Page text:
Edutocracy: The new West Indian plantocracy?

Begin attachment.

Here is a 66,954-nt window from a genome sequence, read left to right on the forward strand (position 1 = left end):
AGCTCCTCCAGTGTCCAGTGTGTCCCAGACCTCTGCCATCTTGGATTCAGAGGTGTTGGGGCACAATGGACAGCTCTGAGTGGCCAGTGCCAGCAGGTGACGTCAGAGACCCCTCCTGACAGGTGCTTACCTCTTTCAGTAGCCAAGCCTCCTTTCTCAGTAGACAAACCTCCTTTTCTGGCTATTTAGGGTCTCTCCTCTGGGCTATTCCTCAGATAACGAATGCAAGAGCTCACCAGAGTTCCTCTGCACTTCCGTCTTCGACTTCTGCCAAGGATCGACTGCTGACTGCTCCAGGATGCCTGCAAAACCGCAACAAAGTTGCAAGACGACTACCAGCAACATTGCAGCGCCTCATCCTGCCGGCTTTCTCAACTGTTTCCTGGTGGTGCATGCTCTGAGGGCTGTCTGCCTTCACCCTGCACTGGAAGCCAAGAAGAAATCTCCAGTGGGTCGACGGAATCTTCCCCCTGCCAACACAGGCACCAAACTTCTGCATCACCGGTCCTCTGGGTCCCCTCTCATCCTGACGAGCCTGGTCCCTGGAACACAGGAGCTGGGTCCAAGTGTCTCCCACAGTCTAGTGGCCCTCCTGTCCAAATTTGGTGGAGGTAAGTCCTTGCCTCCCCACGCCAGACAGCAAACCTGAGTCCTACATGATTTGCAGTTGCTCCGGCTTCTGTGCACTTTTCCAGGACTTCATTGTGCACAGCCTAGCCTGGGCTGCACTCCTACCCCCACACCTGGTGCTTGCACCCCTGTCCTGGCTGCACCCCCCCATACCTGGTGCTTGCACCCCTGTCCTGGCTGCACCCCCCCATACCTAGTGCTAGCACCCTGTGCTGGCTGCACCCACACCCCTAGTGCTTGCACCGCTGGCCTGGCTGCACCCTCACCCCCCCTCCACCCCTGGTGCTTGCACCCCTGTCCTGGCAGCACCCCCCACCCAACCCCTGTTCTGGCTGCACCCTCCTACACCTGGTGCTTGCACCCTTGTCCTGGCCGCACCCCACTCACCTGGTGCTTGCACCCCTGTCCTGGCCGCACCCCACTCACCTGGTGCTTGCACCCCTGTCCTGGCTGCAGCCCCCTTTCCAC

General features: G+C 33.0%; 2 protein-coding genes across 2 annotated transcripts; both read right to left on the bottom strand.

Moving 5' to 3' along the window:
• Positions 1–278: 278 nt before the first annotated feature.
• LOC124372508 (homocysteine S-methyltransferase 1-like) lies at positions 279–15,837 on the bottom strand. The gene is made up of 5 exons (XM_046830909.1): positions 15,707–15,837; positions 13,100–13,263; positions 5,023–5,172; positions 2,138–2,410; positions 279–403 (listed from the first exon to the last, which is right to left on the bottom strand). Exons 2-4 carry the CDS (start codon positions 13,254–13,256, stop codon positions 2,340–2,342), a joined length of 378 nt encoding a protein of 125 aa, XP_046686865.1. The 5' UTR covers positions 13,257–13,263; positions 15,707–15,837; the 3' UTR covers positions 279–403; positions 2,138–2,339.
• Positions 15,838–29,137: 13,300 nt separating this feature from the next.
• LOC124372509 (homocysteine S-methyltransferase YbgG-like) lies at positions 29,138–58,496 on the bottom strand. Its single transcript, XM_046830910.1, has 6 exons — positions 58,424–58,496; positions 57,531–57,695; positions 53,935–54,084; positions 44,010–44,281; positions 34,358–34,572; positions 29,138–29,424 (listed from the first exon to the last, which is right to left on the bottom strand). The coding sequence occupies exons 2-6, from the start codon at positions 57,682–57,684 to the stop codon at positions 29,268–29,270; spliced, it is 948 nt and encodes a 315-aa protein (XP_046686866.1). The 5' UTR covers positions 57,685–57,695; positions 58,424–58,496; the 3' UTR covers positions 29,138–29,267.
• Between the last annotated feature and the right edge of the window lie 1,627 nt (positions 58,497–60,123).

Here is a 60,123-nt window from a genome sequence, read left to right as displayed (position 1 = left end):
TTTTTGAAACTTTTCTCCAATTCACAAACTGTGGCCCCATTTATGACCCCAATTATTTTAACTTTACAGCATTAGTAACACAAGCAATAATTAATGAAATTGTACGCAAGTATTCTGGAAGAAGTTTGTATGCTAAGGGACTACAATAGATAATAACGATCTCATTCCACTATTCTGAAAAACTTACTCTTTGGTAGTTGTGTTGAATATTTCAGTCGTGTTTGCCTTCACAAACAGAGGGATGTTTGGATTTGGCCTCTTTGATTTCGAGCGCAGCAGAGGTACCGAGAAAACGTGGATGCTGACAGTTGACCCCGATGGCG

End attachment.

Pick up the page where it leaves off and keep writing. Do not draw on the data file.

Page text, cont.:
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Despite pedagogical, technological and curricular advancements in the West Indian language education system, there has been little success in constructively addressing the pervasive regional English language examination failures. I contend that most researchers address these second language acquisition failures by focusing on symptoms rather than causes. However, this study seeks a novel way of tackling the problem, by employing the WordTree design by analogy method, typically used in the engineering field, but adapted for this social science enquiry. The method is used to generate a fitting analogy for the current failing language education system to provide insights into underlying issues, which assist in better understanding and addressing this failure. This method finds that the failing system is analogous to that of the plantocratic system of colonial times based on their strikingly similar ideologies, practices and attendant outcomes. Resultantly, I term this language education system, an edutocracy. This study expands on scholarly works in the advancing areas of curriculum as cultural practice and colonial imagination to provide a different, deeper perspective of this West Indian problem, while exploring the implications of the analogous relationship.
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